If your product is a website, SaaS application or mobile app, there are plenty of well-known tools that allow you to measure user behaviour quantitatively. Products like Google Analytics and MixPanel are not always considered “user testing” tools, but used properly, they are very powerful ones. More widely known for tracking things like clicks and page views on websites, these tools can also be used to track actions and behaviours in SaaS and mobile apps. Imagine having a deep understanding of what processes in your app are resulting in the most customer log outs, or which pages customers spend the most time on, or what % of your customers successfully complete a task on the first try. Certainly sounds like user testing!

When it works: When you want to break down your user journey quantitatively into discreet steps or goals, and identify the drop-off points. When you want to validate the impact of a change you made against the success rate of completing a task, in a statistically significant way.

When it doesn’t: These tools are great for validation of hypotheses, but not-so-good for generative research. They show you quantitative user behavior, but tell you nothing of why these behaviors exist.

This is but a selection of the options in the user testing toolkit. There is a very comprehensive analysis of user testing methods written by Christian Rohrer.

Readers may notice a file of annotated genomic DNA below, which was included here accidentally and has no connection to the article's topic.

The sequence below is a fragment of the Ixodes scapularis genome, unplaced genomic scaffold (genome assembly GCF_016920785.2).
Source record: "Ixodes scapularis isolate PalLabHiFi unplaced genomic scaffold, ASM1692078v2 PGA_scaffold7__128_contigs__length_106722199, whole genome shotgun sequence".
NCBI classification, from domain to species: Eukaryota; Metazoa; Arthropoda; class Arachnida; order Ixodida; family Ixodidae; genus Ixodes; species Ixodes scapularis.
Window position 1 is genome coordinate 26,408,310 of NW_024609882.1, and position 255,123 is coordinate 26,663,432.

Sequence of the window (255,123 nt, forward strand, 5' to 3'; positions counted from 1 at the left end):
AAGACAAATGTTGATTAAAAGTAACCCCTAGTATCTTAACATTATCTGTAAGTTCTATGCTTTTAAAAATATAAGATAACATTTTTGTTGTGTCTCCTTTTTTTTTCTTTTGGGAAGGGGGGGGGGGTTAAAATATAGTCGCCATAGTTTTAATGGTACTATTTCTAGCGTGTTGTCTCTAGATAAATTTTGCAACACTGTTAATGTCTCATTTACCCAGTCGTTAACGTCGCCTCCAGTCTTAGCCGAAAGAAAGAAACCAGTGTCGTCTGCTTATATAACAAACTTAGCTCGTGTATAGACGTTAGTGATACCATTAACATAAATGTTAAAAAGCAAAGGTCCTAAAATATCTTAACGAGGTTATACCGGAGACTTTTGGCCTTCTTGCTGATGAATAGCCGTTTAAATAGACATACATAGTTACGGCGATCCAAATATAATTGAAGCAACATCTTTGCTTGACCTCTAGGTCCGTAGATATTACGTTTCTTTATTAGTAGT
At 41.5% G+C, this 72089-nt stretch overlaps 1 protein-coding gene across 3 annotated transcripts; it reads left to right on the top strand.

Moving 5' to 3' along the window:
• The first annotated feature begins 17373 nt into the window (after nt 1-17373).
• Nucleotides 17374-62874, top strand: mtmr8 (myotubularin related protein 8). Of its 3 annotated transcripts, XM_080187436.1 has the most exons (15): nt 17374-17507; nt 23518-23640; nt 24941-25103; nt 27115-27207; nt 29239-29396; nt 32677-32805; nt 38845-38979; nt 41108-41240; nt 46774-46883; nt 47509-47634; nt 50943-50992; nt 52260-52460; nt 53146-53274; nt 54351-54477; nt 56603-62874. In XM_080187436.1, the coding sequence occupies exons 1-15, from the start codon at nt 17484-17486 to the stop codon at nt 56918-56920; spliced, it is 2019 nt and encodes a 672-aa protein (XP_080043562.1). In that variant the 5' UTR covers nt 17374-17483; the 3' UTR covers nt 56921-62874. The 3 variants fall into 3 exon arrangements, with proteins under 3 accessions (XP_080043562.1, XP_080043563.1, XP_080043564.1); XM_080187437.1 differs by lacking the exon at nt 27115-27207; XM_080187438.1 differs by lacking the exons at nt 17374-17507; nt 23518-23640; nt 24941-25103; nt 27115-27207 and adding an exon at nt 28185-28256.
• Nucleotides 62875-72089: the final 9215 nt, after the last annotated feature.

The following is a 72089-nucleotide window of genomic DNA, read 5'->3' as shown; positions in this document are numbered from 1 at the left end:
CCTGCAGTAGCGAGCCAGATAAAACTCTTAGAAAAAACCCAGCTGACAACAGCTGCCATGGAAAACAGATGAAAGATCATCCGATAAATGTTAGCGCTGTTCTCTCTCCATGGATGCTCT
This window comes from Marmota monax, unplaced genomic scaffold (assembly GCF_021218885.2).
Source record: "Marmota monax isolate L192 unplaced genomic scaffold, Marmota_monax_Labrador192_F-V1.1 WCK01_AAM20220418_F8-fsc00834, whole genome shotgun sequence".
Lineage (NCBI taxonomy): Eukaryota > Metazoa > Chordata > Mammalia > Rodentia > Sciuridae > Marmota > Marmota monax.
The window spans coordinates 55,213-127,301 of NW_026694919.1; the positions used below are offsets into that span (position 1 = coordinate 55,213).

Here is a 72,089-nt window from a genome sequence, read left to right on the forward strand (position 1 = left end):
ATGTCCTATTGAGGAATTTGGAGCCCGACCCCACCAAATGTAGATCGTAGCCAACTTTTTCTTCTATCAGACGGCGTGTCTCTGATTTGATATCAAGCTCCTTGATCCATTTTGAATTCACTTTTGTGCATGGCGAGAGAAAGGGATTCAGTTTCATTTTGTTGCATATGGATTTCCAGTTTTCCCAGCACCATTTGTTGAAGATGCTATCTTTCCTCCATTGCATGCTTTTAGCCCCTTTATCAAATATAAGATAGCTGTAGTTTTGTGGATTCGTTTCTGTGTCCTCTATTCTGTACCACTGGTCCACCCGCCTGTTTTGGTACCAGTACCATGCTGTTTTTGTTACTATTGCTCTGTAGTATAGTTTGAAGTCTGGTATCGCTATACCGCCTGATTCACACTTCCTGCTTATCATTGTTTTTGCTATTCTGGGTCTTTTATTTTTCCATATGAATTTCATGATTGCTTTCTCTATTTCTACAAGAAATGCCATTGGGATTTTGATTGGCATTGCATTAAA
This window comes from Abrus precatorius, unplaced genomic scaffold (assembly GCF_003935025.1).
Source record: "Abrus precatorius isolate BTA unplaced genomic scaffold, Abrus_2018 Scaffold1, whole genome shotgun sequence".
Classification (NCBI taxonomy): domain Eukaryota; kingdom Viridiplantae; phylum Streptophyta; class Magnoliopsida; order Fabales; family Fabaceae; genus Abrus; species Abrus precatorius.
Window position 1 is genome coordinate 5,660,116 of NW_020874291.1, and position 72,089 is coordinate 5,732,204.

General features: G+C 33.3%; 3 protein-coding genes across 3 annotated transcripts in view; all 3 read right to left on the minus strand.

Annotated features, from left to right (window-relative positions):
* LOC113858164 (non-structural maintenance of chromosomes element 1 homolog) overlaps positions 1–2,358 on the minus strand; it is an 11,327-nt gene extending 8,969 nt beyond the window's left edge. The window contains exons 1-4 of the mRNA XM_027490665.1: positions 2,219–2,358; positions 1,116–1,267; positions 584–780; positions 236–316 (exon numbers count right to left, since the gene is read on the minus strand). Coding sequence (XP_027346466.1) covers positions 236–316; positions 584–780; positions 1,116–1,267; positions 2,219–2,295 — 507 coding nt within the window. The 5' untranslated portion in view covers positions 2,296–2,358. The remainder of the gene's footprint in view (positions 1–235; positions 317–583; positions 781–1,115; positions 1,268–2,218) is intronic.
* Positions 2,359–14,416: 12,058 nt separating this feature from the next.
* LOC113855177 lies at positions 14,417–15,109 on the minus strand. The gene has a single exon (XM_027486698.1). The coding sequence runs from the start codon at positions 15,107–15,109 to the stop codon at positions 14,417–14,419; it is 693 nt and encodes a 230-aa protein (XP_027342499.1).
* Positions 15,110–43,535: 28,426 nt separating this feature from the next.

It’s all good

In the end, we do all tend to agree that user testing is good, and not user testing is bad. I can’t think of a scenario where this doesn’t ring true. So if you have a new product idea, new feature, or want to change a form on your website, then by all means, DO user testing. There is no feeling like the excitement that a Product Manager, UX Designer or Developer feels when they uncover that new nugget of information from user testing that will lead to the next big growth driver or dramatically improve the customer experience. On the other hand, there is also no feeling like banging your head against a wall trying to learn something about your customers’ journey when you’re using the wrong method to get at that nugget.

Slowing down just enough to figure out which user testing method will actually get you the kind of learning that you’re looking for, will not only result in better learning, but should also keep your product teams engaged in the user testing process. So while light is good, please don’t light a fire in your tent.

Cameron Moore is a Director of Product Management @ FreshBooks

Building FreshBooks

Product, Design, and Development at FreshBooks

Thanks to Dionne Schmidt

FreshBooks ProdDev

Written by

Product, Design, and Development at FreshBooks

Building FreshBooks

Product, Design, and Development at FreshBooks